Let's jump back to November of 1999, somewhere in the greater Guilford County area of North Carolina. A young Cap'n was a... sophomore (?) in college*, living on campus in a dorm with like-minded film geeks and friends nearby with similar interests. We had some friends in town, some cars available, and The Janus Theatre not far away. They just so happened to be showing both Being John Malkovich (just opening) and Dogma (out for a few weeks). We had internet access, were acutely aware of both films and the buzz surrounding them.
One one hand, music video director Spike Jonze's first feature film, dealing with puppeteer John Cusack discovering a tunnel into the head of John Malkovich. On the other, Kevin Smith's fourth film, comparatively epic in scope, about the descendant of Jesus trying to stop two rogue angels from wiping out humanity. The Catholic League had already condemned one of the films, and strangely it wasn't the one about being able to control another person by inhabiting their mind, or even the moment of meta brilliance when Malkovich climbs into the tunnel and enters his own head.
You already know all of this, because I doubt there's a person reading something called Cap'n Howdy's Blogorium that hasn't seen both films - probably several times. We were a jubilant bunch of college kids ready for a fun time with some pals from out of town, and it only made sense to stick around and watch them in one night. Not everybody stayed, but those of us that did were in for an experience. Want to venture a guess which one we saw first?
Let's say that somehow you knew exactly how Being John Malkovich unfolded, with all of its unexpected turns and "Ma-Sheen" cameos. Even knowing all of that, including how it plays out with Malkovich the puppeteer or the baby with John Cusack trapped inside, you still wouldn't be prepared for how well Jonze and writer Charlie Kaufman unfolds this madness and compounds it as time goes on. It's such a joyfully strange movie, a curio that pays off with repeated viewings and paved the way for Adaptation and the Kaufman / Michel Gondry team-up that produced Eternal Sunshine of the Spotless Mind and the eventual solo Kaufman magnum opus Synecdoche, New York (not to mention the tonally similar Be Kind, Rewind, Where the Wild Things Are, and even The Science of Sleep).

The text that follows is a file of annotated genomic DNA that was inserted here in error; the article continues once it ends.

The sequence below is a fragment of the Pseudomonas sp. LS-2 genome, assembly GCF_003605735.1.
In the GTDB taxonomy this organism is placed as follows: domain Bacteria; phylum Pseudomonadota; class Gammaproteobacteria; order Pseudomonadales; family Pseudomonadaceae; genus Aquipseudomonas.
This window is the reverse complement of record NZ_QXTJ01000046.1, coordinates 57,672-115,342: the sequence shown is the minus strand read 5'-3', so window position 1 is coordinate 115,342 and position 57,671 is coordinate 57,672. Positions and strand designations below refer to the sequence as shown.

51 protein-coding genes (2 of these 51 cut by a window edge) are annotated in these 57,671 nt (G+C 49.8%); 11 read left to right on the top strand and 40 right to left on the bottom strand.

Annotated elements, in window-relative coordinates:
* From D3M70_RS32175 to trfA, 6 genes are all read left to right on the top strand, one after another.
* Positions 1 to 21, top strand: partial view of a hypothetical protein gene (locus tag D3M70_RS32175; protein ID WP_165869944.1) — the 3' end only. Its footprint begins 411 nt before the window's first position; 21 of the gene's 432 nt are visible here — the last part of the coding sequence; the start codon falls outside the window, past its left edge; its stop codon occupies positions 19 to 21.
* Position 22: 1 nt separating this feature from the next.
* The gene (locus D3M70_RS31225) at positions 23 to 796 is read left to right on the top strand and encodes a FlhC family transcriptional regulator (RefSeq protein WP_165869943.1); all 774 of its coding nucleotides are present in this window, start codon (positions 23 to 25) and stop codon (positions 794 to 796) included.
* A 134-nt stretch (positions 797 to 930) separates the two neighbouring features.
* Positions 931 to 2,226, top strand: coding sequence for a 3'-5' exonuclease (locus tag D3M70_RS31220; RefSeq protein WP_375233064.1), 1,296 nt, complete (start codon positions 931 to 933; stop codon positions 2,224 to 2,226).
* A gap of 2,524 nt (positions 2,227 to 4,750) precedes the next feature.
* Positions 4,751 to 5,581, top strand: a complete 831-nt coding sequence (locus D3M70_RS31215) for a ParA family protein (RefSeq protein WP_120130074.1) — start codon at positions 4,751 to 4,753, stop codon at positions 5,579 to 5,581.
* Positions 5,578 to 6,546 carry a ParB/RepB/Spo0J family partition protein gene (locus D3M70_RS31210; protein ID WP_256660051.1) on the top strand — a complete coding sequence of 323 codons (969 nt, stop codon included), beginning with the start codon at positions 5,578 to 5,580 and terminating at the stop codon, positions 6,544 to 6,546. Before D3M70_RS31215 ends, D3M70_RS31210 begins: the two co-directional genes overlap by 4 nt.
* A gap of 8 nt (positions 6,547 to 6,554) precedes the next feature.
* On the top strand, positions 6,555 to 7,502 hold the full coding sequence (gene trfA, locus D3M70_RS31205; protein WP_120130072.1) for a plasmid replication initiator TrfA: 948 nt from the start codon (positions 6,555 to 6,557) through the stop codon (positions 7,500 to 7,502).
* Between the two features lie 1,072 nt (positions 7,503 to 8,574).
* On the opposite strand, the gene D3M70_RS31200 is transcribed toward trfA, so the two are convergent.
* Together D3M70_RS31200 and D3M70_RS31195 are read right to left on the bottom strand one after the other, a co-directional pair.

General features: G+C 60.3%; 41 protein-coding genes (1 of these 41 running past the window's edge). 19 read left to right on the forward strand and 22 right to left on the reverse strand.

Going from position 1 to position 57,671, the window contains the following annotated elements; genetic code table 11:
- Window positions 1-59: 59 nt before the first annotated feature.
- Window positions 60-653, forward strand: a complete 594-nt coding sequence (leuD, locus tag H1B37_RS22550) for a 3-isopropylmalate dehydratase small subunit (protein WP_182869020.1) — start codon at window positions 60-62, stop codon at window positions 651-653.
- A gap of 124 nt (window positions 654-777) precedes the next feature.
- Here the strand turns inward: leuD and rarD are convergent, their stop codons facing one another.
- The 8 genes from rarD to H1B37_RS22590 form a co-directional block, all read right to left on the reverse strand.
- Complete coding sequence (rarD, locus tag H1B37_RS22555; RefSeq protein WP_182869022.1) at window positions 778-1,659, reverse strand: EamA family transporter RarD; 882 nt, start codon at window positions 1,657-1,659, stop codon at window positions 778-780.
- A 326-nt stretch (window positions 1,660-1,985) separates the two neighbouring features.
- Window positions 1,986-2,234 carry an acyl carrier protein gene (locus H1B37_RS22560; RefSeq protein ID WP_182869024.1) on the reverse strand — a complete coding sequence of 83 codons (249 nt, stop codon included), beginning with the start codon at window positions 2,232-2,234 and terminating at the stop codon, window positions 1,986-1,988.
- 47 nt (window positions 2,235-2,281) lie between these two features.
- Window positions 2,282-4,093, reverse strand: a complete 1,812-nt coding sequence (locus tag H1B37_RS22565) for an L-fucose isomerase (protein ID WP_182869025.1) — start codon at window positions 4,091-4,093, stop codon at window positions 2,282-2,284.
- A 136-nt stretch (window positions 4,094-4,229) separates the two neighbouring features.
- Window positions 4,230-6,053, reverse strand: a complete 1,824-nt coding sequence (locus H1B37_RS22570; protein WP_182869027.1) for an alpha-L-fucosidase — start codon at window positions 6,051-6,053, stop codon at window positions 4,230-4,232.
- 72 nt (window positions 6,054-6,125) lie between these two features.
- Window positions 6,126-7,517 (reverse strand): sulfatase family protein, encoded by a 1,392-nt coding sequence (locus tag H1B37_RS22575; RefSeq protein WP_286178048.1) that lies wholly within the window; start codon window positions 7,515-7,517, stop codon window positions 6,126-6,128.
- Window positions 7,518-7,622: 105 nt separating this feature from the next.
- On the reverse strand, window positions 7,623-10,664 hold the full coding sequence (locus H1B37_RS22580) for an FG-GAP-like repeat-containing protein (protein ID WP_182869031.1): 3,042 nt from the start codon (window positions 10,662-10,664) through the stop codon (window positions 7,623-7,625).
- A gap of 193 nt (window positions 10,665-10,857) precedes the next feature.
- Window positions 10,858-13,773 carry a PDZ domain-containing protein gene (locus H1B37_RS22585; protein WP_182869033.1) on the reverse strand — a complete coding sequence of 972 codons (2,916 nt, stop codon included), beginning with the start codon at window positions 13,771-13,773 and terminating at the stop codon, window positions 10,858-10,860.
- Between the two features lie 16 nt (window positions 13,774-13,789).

After a few friends took off, we went back in to see Dogma, the hotly anticipated, apparently forcefully recut, dropped from one studio because of backlash from religious groups and picked up by another fourth film from Kevin Smith (Clerks, Mallrats, Chasing Amy). To say that we were massive Kevin Smith fans in 1999 is frankly an understatement: I firmly believe we watched Clerks as frequently as we did Army of Darkness and Cannibal! The Musical on weekends and followed any and everything that Smith said online. In fact, during one online chat, young Cap'n managed to get a question in about working with comedians and improvisation to the slacker auteur, and he answered it. It was as close a brush with greatness as when Henry Rollins let a good friend of our grab his butt (true story).
So anyway, Dogma itself. Oddly, but the thing that sticks out from that screening was seeing the trailer for American Psycho for the first time - I didn't really know who Christian Bale was (sorry, Empire of the Sun fans, the Cap'n was ignorant) and was vaguely aware of Bret Easton Ellis' novel and the film's turbulent production history. And then Dogma started.
The longer version that doesn't actually exist because Smith decided he liked keeping the additional deleted footage deleted doesn't necessarily make much of a difference. At two hours and ten minutes, Dogma is too long, to leisurely paced, and not funny or interesting enough to sustain interest. Not that I didn't keep trying for another three or four years after that. It wasn't until a point well after Jay and Silent Bob Strike Back that I went back and realized that between Clerks and Clerks 2, I didn't actually enjoy any of the Kevin Smith films as much as I told myself I did. I've been down this road before so I'll keep it brief, but Dogma was possibly the moment that began the shift in perception. I may have told myself I really liked it, but I can't remember what it was about Dogma that sent me out of the Janus happier than after Being John Malkovich.
I sure miss The Janus - it's no longer in existence, and while the "Bistro" section of the Carousel tries to replicate it's atmosphere, it's off by a mile. The Screen in Santa Fe came close, and possibly the Colony or Mission Valley are similar, but I do miss that theatre. It split the difference between arthouse theatre and multiplex very well, and we saw some fantastic films there.
Talking about all of these double features really makes me want to have another one, if I could think of two movies I really wanted to see playing closely enough together. That, and finding friends who have the time to do that (increasingly difficult) or want to spend that much time / money on what can often be seen as a calculated gamble. Seriously - ask anyone who went with us to see Idle Hands.
* Second year for sure, but I'm not positive the credit hours would technically count me. Hrm...